That's certainly is something quite special, but this clip of video showing when 71 doves were released and flew off together into the sky must have been an incredibly emotional moment.

              Comment


                #82
                Bad news from South America

                Sam wrote: And in more dignified news, the event (service? Commemoration?) held at the Atanasio Girardot by Atlético Nacional was quite something. Fox Sports televised it to the continent, and while I was a little uneasy with journalists with mics asking for people's thoughts before it got going, I was grateful to them for showing it afterwards - it seemed like the entire continent was watching, and if Chapecoense are now everyone's second club, Nacional seem to have become their third. Fox Sports Brasil showed a black screen and total silence for 90 minutes.

                The Girardot was full up, and a reported 120,000 people had to be locked out: from the look of the TV pictures, they remained outside for the duration.

                (Not sure who took the original picture, but I saw it tweeted by @AnaKiCar.)
                It was a quite remarkable wasn't it?

                I have no idea how they managed to organise such a dignified and moving ceremony at such short notice. There was a recital by the Medellín Philharmonic Orchestra, a message from the Pope, an appearance by helicopters that took part in the rescue, flowers thrown on the pitch by a crowd of 52,000 all dressed in white.

                And this is the crowd outside the stadium.

                Comment


                  #83
                  Bad news from South America

                  Reginald Christ wrote:
                  Originally posted by Geoffrey de Ste. Croix
                  If it is true and the plane went down due to a lack of fuel and there was no technical issue meaning unexpected fuel loss, it is absolutely unforgivable. Of all the possible reasons for a plane to crash, pilot error in judging fuel level must be the most stupid. It is so dumb, reckless and irresponsible that at this stage and despite the leaked recordings, I still can't believe this caused it.

                  There should be 0% margin for human error with something like this and I daresay if this is the cause there will be radical changes to flight rules to ensure this never happens again.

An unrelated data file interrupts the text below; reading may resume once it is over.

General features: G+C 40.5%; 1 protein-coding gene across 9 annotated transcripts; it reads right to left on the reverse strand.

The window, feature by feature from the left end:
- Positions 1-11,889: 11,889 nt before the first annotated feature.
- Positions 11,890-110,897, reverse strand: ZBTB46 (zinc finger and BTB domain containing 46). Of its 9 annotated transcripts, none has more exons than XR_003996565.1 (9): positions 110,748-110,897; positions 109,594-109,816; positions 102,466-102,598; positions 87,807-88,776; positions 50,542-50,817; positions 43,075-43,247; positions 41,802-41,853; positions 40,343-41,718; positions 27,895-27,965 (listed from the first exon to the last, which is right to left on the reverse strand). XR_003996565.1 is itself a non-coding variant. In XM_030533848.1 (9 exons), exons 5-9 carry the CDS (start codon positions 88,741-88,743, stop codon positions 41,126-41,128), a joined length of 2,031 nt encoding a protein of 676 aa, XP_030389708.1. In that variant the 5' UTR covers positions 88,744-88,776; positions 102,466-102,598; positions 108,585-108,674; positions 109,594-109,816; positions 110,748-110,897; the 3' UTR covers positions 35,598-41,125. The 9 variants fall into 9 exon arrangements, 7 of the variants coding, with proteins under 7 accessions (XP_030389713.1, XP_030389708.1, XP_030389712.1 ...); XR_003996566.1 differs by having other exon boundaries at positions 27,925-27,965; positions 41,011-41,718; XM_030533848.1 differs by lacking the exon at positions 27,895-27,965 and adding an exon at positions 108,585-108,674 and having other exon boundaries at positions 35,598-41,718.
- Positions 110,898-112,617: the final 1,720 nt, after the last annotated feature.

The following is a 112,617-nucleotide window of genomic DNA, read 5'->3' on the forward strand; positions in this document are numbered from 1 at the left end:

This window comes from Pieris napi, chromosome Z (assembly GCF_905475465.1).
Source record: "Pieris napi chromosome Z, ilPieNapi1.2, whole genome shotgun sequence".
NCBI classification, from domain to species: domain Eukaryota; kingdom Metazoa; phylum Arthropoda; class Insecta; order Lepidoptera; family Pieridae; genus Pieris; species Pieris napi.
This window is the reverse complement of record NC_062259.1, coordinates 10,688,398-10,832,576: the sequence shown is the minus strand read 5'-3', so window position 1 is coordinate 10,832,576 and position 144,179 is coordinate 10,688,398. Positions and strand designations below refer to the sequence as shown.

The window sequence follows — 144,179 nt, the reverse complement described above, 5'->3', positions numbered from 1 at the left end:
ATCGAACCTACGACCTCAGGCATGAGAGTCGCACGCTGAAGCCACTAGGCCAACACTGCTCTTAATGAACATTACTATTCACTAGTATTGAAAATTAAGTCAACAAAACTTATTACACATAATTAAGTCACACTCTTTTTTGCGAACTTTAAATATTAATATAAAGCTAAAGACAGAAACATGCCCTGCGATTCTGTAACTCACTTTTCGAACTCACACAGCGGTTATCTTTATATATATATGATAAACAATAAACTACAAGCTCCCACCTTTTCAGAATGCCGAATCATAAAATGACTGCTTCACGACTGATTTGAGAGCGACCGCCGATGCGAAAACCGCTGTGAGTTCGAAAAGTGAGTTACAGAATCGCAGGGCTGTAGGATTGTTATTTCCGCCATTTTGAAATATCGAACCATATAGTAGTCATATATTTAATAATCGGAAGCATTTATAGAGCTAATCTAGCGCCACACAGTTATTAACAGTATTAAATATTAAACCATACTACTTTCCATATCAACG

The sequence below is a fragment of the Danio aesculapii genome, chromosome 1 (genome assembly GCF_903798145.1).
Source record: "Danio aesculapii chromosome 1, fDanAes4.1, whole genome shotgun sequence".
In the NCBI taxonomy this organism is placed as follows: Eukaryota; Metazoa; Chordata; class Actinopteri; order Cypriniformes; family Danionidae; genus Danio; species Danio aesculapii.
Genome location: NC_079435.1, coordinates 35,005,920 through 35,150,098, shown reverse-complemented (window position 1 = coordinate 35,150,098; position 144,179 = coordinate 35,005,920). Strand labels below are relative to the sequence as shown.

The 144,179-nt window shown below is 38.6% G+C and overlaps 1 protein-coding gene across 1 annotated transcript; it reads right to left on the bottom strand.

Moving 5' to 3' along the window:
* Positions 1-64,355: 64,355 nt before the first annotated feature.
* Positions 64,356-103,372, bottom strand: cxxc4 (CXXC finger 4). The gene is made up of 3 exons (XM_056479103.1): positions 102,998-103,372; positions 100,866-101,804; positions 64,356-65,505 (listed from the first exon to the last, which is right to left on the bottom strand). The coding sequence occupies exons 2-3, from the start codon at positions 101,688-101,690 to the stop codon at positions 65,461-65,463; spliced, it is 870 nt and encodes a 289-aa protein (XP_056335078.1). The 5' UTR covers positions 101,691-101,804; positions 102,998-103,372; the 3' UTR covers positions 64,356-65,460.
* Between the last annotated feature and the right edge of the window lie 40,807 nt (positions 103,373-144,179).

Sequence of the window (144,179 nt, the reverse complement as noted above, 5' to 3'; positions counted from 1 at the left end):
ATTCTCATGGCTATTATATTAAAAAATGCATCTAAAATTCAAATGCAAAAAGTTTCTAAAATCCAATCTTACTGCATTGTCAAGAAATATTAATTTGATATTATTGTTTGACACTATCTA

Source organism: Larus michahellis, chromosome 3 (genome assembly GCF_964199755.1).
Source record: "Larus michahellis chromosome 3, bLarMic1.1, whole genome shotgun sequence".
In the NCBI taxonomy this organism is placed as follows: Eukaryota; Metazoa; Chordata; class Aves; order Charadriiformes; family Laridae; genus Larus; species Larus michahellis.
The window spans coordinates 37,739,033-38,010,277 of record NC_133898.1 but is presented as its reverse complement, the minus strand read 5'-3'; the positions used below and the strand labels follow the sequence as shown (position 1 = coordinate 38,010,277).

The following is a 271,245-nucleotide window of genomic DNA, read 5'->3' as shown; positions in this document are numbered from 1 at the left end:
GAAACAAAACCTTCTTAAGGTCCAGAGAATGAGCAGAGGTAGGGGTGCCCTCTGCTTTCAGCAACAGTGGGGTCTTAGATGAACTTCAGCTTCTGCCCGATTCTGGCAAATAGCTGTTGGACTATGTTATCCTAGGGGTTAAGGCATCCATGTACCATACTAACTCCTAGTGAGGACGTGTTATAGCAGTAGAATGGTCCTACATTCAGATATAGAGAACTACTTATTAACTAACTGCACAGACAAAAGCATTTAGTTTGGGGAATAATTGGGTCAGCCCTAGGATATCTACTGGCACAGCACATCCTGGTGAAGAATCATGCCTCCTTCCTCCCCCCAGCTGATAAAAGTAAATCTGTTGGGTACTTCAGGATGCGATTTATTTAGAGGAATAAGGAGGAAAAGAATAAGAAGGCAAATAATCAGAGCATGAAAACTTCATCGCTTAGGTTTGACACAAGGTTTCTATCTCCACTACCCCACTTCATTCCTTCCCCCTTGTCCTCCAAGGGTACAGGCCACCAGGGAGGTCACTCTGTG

Correct me if I'm wrong but I thought there already was a strict stipulation that any aircraft, any passenger aircraft anyway, must be carrying enough fuel to reach both its destination and its designated alternate airport?
                  Yeah, this is what I am trying to fathom out. I know nothing about flying but if there was one thing I assume would be in the first day of pilot's school, it would be "make sure there's enough fuel". That's what makes me think there must be a technical fault. Surely a pilot would not and could not take that risk, certainly in 21st Century aviation.

                  Comment


                    #84
                    Bad news from South America

                    It looks like that was exactly the risk that was taken. The distance from Santa Cruz to Medellín is almost exactly the same as the range of that plane on a full tank of fuel. The flight was running late. The first potential refuelling point in Northern Bolivia was not available at night. The second in Bogota was ignored. It seems that the delay caused by the other plane making an emergency landing caused the fuel to run out.

                    Atlético Nacional also used this company for flights in previous rounds. Their striker Borjá said that the players had complained about delays caused by regular refuelling stops.

                    Comment


                      #85
                      Bad news from South America

                      cantagalo wrote: The first potential refuelling point in Northern Bolivia was not available at night.
                      How did they not know that in advance? Surely that's not something that the owners of the refuelling point would neglect to publicise? It's not only a horrible tragedy, it's an outrage.